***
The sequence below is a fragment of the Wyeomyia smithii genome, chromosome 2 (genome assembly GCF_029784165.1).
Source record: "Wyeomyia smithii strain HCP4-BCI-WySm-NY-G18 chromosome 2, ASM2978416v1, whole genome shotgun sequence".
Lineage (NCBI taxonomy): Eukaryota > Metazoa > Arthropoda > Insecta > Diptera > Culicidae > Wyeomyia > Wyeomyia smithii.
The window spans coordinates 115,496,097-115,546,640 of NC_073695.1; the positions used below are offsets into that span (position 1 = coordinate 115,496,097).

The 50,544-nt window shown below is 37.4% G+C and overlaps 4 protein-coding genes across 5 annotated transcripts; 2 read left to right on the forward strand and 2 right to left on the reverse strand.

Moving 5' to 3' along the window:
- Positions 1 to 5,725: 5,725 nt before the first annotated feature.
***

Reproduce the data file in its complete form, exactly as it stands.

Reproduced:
The sequence below is a fragment of the Wyeomyia smithii genome, chromosome 2 (genome assembly GCF_029784165.1).
Source record: "Wyeomyia smithii strain HCP4-BCI-WySm-NY-G18 chromosome 2, ASM2978416v1, whole genome shotgun sequence".
Lineage (NCBI taxonomy): Eukaryota > Metazoa > Arthropoda > Insecta > Diptera > Culicidae > Wyeomyia > Wyeomyia smithii.
The window spans coordinates 115,496,097-115,546,640 of NC_073695.1; the positions used below are offsets into that span (position 1 = coordinate 115,496,097).

The 50,544-nt window shown below is 37.4% G+C and overlaps 4 protein-coding genes across 5 annotated transcripts; 2 read left to right on the forward strand and 2 right to left on the reverse strand.

Moving 5' to 3' along the window:
- Positions 1 to 5,725: 5,725 nt before the first annotated feature.